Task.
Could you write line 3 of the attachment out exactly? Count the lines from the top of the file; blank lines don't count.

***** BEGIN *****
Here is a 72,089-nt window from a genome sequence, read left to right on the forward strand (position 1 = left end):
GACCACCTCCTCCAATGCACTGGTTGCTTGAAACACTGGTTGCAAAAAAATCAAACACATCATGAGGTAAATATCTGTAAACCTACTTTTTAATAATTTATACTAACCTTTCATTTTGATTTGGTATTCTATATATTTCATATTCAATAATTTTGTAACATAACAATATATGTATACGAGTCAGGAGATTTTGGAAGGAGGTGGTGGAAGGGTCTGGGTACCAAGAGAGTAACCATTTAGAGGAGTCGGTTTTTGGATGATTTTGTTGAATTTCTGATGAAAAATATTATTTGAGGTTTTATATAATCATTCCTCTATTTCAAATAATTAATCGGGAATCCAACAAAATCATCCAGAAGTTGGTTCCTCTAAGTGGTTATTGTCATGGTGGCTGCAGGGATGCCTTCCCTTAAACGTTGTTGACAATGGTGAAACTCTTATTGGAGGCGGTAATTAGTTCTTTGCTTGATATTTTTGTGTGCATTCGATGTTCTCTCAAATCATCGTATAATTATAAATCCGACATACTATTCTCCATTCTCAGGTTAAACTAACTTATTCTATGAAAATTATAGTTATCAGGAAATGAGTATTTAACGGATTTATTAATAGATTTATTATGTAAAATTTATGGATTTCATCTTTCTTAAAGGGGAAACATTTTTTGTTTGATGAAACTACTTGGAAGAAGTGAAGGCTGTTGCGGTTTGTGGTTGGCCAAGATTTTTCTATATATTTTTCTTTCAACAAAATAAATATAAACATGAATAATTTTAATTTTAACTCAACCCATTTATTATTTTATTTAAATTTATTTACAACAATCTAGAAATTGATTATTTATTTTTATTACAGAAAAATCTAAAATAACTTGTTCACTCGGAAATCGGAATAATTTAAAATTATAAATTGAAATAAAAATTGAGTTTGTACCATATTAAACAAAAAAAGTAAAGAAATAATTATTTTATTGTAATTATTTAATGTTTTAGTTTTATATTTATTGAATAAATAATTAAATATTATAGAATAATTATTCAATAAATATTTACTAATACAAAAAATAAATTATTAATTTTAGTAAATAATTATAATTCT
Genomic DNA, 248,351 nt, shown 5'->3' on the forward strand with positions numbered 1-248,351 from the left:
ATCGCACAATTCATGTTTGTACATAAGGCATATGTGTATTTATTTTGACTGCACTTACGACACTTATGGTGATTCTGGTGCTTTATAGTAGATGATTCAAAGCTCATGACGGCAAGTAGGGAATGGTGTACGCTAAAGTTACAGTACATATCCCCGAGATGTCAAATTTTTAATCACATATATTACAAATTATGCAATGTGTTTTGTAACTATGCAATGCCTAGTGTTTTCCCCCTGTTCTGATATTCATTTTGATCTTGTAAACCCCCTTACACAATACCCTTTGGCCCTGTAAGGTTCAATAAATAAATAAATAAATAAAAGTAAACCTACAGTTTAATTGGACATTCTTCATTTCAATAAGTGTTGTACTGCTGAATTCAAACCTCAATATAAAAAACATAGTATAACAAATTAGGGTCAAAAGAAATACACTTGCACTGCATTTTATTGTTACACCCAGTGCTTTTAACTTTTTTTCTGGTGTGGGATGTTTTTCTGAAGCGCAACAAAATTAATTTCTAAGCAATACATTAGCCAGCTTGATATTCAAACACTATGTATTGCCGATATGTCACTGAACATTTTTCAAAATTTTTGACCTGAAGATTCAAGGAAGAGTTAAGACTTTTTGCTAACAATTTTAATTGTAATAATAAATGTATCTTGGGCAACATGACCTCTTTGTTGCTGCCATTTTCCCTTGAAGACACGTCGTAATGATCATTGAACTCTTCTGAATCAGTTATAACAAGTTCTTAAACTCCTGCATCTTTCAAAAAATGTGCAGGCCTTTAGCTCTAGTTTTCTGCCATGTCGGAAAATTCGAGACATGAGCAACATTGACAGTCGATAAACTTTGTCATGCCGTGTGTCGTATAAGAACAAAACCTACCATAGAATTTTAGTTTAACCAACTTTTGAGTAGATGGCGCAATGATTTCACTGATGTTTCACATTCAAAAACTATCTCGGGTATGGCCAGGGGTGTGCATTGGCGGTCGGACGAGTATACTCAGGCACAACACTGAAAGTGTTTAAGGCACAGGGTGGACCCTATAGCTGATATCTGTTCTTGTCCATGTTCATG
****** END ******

Genomic DNA, 248,351 nt, shown 5'->3' on the forward strand with positions numbered 1-248,351 from the left: